Her son, Zach, a seventh-grader, also finds the experience stressful.

“I feel like when you’re in a classroom you can talk to your teacher whenever you want, but with online learning when you want to ask a question, you have to send them an email or something like that, it’s just a lot more difficult to do that,” Zach said.

But in the Flagstaff district, at least for now, student grades can only go up. Bustamante has two sons, Zach and Lukas, and their third-quarter grades are locked in as the minimum grade they can get. Until school lets out for summer, any work they may complete that helps raise their grade will. And Bustamante says it’s helping motivate her kids to do the online work.  

“I’m obviously glad they’re not going to be lowering the grades because I think that would be definitely hard on the children, with what’s going on, it would be even worse. But I think that’s fair that they have the opportunity to improve their grade from the third quarter.” Bustamante said. 

Mortensen agrees, but she says that if the virus had happened at any other point in the school year, or if it continues into the fall, she will begin to worry about how that policy will impact her kids and other kids’ futures. 

“If it does have to stay virtual or go back to virtual at some point and it’s not the end of the year, I mean my kids aren’t in high school and but grades are really important,” Mortensen said.

District spokesperson Fountain says the district decided to keep third-quarter grades and essentially make further work optional because of guidance given by the Arizona Department of Education.

The Department of Education says it has urged schools not to be punitive against the students, and grades were one way that advice was interpreted. In Flagstaff, physical education is optional.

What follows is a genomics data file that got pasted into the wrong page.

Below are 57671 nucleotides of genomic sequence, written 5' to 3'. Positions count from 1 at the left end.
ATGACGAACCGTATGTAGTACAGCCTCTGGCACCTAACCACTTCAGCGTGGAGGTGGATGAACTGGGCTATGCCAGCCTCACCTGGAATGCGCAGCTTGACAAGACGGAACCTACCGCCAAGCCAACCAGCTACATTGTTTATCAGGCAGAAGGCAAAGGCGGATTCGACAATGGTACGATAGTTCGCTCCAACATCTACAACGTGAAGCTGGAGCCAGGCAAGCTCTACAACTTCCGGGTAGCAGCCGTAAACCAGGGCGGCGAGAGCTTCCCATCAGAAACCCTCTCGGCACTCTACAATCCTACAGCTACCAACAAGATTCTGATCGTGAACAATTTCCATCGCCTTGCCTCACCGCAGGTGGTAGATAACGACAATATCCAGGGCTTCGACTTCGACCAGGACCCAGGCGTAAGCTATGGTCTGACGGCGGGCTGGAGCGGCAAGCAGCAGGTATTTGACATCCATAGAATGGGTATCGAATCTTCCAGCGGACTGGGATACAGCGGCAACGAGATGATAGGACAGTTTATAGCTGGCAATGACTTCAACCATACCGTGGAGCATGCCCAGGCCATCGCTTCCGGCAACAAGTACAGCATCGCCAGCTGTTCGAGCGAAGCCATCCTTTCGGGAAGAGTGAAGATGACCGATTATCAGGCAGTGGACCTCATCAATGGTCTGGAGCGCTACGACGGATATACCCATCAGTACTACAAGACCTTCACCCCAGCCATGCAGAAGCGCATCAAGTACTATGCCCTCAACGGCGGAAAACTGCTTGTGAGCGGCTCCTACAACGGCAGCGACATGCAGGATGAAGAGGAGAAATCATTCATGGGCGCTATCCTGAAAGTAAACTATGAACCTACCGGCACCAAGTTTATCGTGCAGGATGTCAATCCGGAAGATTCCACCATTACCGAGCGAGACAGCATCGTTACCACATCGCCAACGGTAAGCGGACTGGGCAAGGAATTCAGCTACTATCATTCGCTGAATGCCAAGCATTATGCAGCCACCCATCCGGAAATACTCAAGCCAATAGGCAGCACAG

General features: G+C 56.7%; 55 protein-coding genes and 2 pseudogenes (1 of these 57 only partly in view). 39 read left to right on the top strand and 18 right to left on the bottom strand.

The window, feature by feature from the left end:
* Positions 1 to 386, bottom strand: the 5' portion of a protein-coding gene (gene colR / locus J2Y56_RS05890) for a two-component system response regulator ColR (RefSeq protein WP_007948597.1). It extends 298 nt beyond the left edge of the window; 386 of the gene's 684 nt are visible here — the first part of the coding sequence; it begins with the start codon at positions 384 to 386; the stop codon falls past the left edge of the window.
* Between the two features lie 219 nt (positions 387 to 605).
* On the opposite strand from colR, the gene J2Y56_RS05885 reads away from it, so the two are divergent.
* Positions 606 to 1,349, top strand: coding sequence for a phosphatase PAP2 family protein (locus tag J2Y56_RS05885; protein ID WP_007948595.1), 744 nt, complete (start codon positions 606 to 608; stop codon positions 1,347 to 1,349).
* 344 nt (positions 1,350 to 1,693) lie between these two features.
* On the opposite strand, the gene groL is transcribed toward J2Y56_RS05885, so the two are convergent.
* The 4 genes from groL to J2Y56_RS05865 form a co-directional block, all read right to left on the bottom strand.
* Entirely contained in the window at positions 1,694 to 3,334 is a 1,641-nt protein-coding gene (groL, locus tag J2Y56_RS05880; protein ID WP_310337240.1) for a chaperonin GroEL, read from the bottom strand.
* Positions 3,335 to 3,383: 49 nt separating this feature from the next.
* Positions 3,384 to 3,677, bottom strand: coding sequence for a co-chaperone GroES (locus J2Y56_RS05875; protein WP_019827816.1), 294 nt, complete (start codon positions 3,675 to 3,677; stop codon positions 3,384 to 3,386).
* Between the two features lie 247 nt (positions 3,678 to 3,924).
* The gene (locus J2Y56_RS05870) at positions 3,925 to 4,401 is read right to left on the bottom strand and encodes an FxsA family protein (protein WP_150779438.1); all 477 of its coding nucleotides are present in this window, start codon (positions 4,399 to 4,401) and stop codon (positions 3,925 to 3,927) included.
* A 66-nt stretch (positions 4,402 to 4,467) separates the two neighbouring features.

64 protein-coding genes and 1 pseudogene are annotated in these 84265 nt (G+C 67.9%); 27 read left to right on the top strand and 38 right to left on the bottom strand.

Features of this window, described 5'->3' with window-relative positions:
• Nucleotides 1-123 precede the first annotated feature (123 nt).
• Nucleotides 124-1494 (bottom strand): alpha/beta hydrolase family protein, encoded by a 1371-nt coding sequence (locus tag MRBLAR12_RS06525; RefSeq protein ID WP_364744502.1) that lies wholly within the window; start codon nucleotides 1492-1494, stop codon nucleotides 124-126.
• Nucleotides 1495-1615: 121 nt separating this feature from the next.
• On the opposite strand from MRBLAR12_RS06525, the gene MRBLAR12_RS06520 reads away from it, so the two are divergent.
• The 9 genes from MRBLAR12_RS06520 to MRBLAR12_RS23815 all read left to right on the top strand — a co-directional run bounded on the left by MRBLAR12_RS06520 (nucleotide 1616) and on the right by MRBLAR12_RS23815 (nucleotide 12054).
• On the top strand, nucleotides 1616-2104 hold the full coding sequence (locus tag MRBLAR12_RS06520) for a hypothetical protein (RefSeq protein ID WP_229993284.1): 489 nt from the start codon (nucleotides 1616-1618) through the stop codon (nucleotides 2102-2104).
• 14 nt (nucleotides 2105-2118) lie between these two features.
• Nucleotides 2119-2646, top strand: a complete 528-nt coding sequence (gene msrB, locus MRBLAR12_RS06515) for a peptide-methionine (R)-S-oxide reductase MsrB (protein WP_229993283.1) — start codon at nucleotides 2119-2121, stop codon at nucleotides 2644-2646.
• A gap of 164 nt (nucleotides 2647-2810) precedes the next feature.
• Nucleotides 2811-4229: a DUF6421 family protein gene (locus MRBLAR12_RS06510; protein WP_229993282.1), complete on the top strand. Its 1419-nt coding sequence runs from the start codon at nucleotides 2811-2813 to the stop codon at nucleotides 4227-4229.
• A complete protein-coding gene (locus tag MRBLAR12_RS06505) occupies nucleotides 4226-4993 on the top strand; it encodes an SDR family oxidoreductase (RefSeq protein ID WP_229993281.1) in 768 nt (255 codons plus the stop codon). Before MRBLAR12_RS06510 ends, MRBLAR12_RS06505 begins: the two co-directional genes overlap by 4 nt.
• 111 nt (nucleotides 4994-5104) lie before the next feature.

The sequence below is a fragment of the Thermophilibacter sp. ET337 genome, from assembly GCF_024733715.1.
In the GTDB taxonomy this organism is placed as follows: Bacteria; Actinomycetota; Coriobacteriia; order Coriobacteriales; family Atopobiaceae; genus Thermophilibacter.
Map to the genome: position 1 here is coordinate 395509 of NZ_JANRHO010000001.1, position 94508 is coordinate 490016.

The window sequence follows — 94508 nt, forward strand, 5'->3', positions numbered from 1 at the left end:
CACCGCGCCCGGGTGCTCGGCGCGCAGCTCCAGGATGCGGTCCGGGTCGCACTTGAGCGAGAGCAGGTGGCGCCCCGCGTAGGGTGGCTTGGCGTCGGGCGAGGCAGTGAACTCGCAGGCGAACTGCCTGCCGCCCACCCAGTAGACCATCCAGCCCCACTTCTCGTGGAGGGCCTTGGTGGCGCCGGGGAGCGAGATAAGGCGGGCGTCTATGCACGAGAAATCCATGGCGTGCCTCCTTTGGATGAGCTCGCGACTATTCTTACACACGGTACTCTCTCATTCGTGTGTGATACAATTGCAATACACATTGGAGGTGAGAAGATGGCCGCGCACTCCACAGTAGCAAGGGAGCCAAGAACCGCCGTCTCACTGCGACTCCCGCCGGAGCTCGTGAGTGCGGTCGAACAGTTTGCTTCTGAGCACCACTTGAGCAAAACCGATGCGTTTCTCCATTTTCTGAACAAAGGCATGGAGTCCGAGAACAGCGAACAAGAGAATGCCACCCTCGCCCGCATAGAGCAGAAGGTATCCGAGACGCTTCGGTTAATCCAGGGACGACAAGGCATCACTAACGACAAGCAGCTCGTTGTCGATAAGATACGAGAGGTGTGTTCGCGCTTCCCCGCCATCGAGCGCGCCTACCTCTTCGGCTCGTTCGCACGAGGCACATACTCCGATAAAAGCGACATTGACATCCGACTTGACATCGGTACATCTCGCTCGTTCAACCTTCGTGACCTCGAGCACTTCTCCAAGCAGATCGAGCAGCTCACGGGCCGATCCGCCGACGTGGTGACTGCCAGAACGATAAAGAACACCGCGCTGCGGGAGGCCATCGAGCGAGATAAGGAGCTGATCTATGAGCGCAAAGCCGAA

Wendy Hunter is a gym teacher without a gym, but she, and other PE and fine arts teachers from across the district, created weekly challenge videos and activities for her kids to try. She teaches kindergarten through fifth grade, but so far, only two students have posted videos.

Regardless, she says the district made the right decision to make the work optional for the rest of the year, and also acknowledges students who are without internet access.

"I miss school a lot, and I really want to go back, but I know we can’t until next year."
— Lukas, Flagstaff fifth-grader

"And so if the kids can [do the work online], they do. If they can’t, they can be provided paper resources but they haven’t been directly from me,” Hunter said.

That is because those students will get hard copy lesson plans from the Digital Learning Hub, and Hunter is only responsible for writing one week’s lesson plan for PE as she shares the planning with other gym teachers in the district. Born says that the catch is these packets aren’t accepted back, “because of concerns of contamination.” 

But with only about a month left, Bustamante and her son, fifth-grader Lukas, hope that school can return to normal soon.

“I miss school a lot, and I really want to go back, but I know we can’t until next year," Lukas said.